Which Baking Dish Should You Use For The Oven?
Know what kind you have to avoid it from "exploding" when used.
Bakeware comes in many shapes, sizes, and even materials. The most common material you'll find for bakeware is metal. These can be coated or uncoated. There are even those made of glass, ceramic, and porcelain baking dishes. These however should be labeled as oven-safe and made with a kind of tempered glass to ensure it's safe for use in the oven.
Using metal bakeware is the most common way of baking but for those who have¬†glass bakeware, you'll need to know a few keys things to ensure that you are safe from an avoidable kitchen accident¬†such as it cracking or even "exploding" when you use it.
Here's how to tell if your glass baking dish is safe to use in the oven and how to use it right:¬†¬†
1 Use glass bakeware made of tempered glass or borosilicate.¬†
The safest type of baking dish should be made of tempered glass.¬†Tempered glass is heat-treated soda-lime glass that is made to withstand heat and basically be more durable. The tempering of the glass makes this kind of glass "four times stronger" than your usual glass which is perfect for homes with kids.
That's because tempered glass is meant to break a certain way if it breaks.¬†If you have ever dropped a glass dish that didn't at least crack upon impact on your hard floor, it's probably made of tempered glass. If it fell hard enough or from a high enough place that it shattered into small shards instead of big pieces, it's made with tempered glass. Tempered glass is meant to shatter into small shards that are not sharp while normal glass will break into the bigger, sharp-edged glass pieces.¬†
There's another kind of tempered glass material that¬†makes¬†it even stronger and less prone to changes in temperature: borosilicate.¬†Borosilicate¬†tempered glass contains boric oxide, a material that has a high resistance to thermal shock, or abrupt changes in temperature, and chemical corrosion. This is why many glassware that will contain hot liquids such as coffee carafes, glass pie plates, and baking dishes¬†may¬†be made with tempered glass with borosilicate.¬†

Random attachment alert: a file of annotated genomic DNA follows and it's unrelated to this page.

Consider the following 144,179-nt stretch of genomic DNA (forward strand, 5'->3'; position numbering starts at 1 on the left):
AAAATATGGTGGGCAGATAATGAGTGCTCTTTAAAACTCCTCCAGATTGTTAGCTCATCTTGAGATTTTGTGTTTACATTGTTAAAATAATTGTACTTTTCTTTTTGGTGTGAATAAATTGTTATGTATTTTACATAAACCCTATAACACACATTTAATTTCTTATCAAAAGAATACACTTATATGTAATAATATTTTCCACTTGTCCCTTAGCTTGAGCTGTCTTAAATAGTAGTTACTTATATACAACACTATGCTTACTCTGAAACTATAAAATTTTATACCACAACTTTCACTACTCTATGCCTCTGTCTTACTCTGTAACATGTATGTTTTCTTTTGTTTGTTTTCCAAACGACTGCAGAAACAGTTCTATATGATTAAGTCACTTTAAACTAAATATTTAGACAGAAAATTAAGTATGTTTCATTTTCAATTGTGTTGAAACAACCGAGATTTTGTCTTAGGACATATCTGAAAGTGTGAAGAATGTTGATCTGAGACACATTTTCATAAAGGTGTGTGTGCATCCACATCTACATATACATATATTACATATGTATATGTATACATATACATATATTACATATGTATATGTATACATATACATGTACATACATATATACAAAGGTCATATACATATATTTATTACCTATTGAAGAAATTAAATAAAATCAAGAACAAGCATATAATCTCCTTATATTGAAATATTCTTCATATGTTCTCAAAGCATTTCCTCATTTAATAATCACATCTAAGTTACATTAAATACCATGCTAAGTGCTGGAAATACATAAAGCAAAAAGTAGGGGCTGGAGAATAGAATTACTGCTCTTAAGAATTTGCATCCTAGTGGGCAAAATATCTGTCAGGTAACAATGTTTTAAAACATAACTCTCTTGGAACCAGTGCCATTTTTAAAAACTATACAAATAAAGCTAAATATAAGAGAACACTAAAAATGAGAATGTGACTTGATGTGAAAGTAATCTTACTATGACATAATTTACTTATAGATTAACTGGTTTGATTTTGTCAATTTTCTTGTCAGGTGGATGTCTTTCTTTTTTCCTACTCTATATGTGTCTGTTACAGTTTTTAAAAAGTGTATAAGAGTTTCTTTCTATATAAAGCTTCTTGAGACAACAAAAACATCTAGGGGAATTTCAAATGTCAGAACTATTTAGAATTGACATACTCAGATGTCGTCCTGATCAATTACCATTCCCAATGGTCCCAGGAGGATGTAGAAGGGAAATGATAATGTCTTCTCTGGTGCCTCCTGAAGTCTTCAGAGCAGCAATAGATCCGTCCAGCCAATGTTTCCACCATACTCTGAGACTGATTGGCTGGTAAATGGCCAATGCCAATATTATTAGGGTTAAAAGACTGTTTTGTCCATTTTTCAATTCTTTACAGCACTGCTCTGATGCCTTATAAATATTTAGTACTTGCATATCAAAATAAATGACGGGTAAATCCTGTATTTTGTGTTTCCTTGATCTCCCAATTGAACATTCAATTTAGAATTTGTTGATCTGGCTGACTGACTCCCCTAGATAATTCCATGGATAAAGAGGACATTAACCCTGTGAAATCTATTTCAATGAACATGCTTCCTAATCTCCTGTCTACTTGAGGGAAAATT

2 Check¬†for the oven-safe symbol.
Other than the box straight out telling you that the bakeware you have is safe¬†to use in the oven, the product itself should be able to tell you, too. Flip your baking dish over and look for the oven¬†symbol (above).¬†If the baking dish is meant to be used in the oven, it can be¬†indicated by a similar-looking symbol on the bottom or underside of the baking dish.¬†
3 Always cool baking dishes before storing in the refrigerator.¬†¬†
Despite the ability of tempered glass to withstand changes in temperature, it is still safer to completely cool down any heated baking dishes before¬†placing these in the refrigerator for storage. Just like metal can warp, glass can shatter if exposed to abrupt changes in¬†temperature. This is¬†usually the main cause of the "sudden cracking" or even the "explosions" of shattered glass from kitchen horrors stories you may have heard. This can also happen in reverse if you don't warm baking dishes that came from the refrigerator first before placing them in a hot oven.
This mishandling is¬†easily avoided by cooling or warming baking dishes first.¬†
Do you have bakeware that are made with glass? It's important to note that only tempered glass and those made with borosilicate should be used in the oven for safety reasons. While tempered glass is recommended, ceramic, porcelain, clay, and other kiln-baked cookware and bakeware can be used in the oven as well.¬†
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